The final pairings were Ken and Ingo and Callum and Dave, having got information from the previous pairings we all dropped in and made our way along the wall on the north-east side of the island. It was an amazing dive, shear walls dropping down to about 30m covered in life. There were also some nice overhangs where you could go underneath and see air pockets caught in the ceiling giving the impression of puddles of silver. We headed north along the wall before the bed started sloping upwards with some kelp beds in the shallower water. DSMBs were sent up and we all returned to the boat agreeing that it was a fantastic scenic dive and one worthy of further exploration in the future.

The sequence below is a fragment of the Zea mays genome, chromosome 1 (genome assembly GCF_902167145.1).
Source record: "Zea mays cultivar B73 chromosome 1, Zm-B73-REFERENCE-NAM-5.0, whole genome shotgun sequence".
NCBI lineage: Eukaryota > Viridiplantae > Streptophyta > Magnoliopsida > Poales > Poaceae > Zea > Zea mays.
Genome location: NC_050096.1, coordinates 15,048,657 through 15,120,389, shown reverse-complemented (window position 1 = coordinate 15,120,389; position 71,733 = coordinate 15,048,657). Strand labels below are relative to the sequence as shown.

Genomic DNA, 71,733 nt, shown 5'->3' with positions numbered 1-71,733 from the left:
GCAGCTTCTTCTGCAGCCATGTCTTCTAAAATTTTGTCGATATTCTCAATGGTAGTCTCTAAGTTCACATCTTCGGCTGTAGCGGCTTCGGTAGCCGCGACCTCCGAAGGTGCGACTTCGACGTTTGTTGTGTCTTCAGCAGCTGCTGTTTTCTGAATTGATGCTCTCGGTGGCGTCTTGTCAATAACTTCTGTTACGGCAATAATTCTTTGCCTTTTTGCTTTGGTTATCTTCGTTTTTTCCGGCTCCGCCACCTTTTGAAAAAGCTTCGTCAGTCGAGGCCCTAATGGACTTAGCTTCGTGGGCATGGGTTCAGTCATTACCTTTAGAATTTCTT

After some lunch back at Puffin we headed out to Maiden Island which is situated at the mouth of Oban harbour. We had a new diver on board who was set to have his first dive since qualifying so he was understandably looking forward to it. First in were Lewis and Robbie followed quickly by Joe and Ken. After some energetic and adrenaline fuelled boat handling by Gill we all slipped below the surface and down a nice kelp covered wall. Everyone worked along the wall with the gentle current seeing many crabs and urchins before the wall opened out onto a sloping sandy sea bed. It was good to see a few scallops dotted about but life wasn’t as abundant as had been on the wall so both pairs surfaced after about 30 minutes. Meanwhile Ingo had gone in with the newly qualified diver and followed a similar route to the pairings before. Everyone was enjoying the sun and watching what looked like a seals head bobbing up and down when Ingo and his buddy surfaced after only about 15 minutes. Once back on board it transpired that they had a small issue, the trainee (don’t worry I’ll not mention you Duncan) had lost a fin but was keen to carry on. Ingo felt this probably wasn’t the best idea before both surfaced happy but bewildered as to how a fin had come off. Fearing it had been lost we began to realise the ‘seals head’ wasn’t really moving as you would have thought. We motored over and were delighted to find it was in fact Duncans missing fin. Once recovered and the other pairings back on board we headed back to Puffin to prepare for another cheeky evening dive and a quiet night in?!?!